Tooth (U)

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The ViewLondon Review

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Review byMatthew Turner13/02/2004

Two out of Five stars
Running time: 91 mins

Toothless comedy that has a couple of nice ideas but suffers from a combination of a poorly thought-out plot, shoddy production values and an irritating lead actress.

Tooth is a rather dismal ‘holiday’ movie that, rather like the plot of the film itself, lacks that certain magic to make it fly. In addition, everything about it seems rushed – even the parade of celebrity cameos leaves the impression that each performer only gave them an afternoon each.

Irritating Newcomer

Irritating newcomer Yasmin Paige plays Tooth, a Tooth Fairy from a depressing subterranean fairyland called Fairytopia, in which magic has long ceased to exist and everything now runs on cold hard cash instead.

In order to get some of the old magic back, Tooth plays a prank that involves leaving a literal mountain of cash with a struggling family (Sally Phillips, Tim Dutton and the two kids: Rory Copus and Maisie Preston). Somehow this threatens Christmas (it’s never adequately explained how), so Tooth and the kids set off to find Mrs Claus to put everything right. However, Evil Fairy Hunter Harry Enfield is hot on their tail…

The main problem with Tooth is that the script hasn’t been properly thought-out. For example, it’s set in America (presumably with one hopelessly optimistic eye on the US box office), though clearly filmed in England – as a result, some of the actors attempt American accents, but others don’t.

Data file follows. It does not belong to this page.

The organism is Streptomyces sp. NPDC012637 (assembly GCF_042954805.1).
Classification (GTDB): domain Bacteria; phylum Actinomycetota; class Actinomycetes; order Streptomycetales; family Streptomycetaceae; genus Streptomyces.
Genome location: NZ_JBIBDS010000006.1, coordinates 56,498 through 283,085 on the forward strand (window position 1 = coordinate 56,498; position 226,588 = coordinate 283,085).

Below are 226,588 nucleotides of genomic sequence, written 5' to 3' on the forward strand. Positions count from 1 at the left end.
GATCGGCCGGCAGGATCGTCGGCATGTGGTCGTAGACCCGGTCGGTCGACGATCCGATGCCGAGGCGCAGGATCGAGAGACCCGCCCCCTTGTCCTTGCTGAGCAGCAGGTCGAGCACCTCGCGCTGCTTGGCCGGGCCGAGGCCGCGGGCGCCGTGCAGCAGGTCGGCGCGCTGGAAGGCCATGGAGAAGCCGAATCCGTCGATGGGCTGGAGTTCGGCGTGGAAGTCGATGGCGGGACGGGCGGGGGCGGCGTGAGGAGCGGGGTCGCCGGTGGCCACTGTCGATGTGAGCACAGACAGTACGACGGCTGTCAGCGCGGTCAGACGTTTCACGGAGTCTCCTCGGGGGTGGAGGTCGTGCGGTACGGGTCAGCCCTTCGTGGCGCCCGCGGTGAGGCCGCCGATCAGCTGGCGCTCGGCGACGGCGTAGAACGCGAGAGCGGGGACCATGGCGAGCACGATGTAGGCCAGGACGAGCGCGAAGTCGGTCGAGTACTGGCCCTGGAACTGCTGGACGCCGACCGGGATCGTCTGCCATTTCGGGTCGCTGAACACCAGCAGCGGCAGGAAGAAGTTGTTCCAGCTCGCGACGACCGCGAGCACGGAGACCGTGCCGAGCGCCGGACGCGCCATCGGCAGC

The ‘countdown to Christmas’ also smacks of a cheap holiday movie ploy, which has backfired somewhat now that the film is coming out in mid-February. Similarly, the ‘rules’ of the Fairytopia universe are never really explained, though this does throw up some nice surreal touches, such as the fact that Tooth’s boss is played by a neurotic Jim Broadbent as a giant rabbit.

Some Amusing Cameos

Some of the cameos are amusing (Fry, Grant, Hall), others less so (Jones) and there are one or two tiny flashes or humour or invention, but ultimately it’s not enough to save the film.

Paige herself has to shoulder a large amount of the blame for this – it’s a shame they didn’t cast her geeky, bespectacled best friend as the heroine instead, as she would have been a lot more sympathetic.

In short, though not unwatchable, Tooth is only slightly more fun than a trip to the dentist, which is a shame, because there are the makings of a good idea here.

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Content updated: 28/08/2014 06:22

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